Let’s review more in the way of bad press for the greyhound racing industry – much-deserved bad press.
The Miami Herald went all scathing on dog racing earlier this month, in terms of “lax regulations.” The article led with information about a convicted kidnapper being allowed to race dogs in Florida.
One of the key sentences in the piece – “But, based on dozens of cases reviewed by the Miami Herald and Tampa Bay Times, the implementation of the rules are lax, and the penalties are often weak.”
And it is noted the state regulators dished out 80 licenses over the last year to individuals previously convicted of everything from “cocaine, heroin and amphetamine possession to assault and battery.”
Solid reporting there by the Miami Herald.
Inquisitr.com puts the death numbers that I previously blog about in these terms: The rate of death at Florida greyhound tracks is one every three days. A volunteer from GREY2K USA is interviewed for the piece and states advocates were actually underestimating the number of annual deaths.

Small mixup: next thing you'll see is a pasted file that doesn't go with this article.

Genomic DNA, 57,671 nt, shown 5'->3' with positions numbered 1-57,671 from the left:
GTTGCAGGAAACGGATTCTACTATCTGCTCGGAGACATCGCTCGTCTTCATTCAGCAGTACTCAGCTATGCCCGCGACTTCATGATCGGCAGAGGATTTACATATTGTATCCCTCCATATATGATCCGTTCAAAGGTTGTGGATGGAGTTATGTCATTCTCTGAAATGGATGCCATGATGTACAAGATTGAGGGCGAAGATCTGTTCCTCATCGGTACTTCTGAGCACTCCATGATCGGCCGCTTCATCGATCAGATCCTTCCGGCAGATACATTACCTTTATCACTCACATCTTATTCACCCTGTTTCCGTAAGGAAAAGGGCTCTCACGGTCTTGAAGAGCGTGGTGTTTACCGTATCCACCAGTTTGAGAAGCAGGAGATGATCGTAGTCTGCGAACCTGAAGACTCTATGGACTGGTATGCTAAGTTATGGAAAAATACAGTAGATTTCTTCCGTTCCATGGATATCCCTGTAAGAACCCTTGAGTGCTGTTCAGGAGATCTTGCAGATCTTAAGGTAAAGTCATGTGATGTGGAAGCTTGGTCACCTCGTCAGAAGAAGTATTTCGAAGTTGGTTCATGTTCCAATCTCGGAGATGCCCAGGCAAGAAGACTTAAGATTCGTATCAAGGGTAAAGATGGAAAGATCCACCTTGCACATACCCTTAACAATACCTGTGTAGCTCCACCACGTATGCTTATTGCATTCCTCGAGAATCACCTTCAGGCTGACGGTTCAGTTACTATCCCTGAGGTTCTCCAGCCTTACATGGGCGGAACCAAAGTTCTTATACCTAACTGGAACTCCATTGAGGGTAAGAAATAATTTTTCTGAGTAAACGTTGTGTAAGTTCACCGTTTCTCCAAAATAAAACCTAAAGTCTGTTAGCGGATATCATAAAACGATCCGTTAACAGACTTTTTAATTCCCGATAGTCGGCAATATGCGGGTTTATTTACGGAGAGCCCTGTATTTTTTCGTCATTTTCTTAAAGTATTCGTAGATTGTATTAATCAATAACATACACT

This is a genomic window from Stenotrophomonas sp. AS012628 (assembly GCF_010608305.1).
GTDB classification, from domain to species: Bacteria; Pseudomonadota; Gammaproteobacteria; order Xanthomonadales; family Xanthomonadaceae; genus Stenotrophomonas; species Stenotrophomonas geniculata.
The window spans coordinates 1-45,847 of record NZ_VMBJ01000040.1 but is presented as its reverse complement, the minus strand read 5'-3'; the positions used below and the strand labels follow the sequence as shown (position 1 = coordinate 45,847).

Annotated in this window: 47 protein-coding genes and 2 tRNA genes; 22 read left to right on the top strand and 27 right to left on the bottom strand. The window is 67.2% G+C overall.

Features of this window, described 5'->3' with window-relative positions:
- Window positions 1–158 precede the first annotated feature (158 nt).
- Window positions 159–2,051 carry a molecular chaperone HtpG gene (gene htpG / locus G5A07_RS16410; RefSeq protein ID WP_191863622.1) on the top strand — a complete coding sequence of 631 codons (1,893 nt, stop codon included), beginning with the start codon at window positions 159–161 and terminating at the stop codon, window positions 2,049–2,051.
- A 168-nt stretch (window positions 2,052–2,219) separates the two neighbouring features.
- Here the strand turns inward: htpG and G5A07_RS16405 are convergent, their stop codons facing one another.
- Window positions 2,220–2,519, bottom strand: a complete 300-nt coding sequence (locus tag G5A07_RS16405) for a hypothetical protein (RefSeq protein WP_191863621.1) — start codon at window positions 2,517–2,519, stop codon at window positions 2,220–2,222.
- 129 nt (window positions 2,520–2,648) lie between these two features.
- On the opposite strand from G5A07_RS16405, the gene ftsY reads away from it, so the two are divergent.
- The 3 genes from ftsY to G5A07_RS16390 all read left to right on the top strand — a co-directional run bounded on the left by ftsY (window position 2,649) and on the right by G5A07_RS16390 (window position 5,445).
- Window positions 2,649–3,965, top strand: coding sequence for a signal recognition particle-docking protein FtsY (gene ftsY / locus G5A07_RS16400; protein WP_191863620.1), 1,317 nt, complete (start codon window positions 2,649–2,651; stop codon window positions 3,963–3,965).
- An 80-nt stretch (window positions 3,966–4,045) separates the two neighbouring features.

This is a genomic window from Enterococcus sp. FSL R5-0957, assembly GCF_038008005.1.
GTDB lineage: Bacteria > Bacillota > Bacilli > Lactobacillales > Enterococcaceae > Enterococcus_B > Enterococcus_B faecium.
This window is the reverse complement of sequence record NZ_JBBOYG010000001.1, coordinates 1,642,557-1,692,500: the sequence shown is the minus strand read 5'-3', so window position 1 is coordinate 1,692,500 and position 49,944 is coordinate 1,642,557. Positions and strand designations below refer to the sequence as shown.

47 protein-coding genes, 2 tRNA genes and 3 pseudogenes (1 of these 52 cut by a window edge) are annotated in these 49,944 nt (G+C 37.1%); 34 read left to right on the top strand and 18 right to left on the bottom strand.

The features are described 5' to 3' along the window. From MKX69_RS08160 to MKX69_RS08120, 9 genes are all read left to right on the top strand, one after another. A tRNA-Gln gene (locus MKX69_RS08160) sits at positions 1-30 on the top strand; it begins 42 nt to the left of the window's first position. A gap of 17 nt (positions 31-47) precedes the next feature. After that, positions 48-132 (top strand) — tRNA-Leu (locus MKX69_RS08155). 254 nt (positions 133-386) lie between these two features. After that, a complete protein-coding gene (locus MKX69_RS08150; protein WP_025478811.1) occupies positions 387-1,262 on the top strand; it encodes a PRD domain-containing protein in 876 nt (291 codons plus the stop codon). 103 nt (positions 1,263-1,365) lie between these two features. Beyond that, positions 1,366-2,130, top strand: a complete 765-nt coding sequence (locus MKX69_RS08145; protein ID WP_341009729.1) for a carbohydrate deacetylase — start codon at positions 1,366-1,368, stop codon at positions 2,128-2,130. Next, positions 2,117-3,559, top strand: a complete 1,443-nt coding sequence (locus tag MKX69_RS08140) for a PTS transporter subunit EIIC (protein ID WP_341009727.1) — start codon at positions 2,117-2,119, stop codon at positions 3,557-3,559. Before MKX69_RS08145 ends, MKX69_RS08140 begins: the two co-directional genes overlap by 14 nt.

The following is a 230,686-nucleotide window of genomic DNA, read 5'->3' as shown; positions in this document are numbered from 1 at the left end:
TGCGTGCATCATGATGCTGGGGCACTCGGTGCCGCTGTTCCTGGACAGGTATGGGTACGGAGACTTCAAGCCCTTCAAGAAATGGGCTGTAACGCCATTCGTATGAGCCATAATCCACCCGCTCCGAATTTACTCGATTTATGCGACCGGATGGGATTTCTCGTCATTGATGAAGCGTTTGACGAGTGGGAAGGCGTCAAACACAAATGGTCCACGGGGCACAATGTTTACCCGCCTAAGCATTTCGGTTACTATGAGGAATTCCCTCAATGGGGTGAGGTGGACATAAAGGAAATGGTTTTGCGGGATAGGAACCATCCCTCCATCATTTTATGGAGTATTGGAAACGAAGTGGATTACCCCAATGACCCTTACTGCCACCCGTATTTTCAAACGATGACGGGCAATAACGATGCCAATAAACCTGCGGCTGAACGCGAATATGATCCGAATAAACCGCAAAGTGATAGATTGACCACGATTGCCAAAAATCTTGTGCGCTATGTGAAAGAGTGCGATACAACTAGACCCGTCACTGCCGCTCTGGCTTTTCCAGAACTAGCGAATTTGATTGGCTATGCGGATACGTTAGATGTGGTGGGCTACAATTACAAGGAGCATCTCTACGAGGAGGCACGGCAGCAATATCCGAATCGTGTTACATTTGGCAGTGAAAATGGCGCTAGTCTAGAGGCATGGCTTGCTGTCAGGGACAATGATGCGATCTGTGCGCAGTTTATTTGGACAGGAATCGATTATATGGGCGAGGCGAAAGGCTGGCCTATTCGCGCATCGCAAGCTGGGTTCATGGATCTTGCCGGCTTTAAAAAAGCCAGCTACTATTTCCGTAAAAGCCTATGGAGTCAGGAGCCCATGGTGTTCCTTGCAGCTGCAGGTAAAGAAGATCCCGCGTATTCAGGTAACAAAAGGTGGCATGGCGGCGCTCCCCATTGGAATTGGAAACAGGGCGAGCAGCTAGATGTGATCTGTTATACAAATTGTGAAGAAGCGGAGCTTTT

Now that reporting is required by law, the real extent of the problem is being uncovered. But of course, the industry defends itself by reporting percentages, compared to overall numbers of greyhound.
This does little for the huge number of dogs who are dying each year. This article puts the number of greyhound deaths at 149 at the 13 Florida tracks – between May 2013 and July 2014. That is a horrible and troubling number.
To minimize the tragedy with percentages is disgusting.
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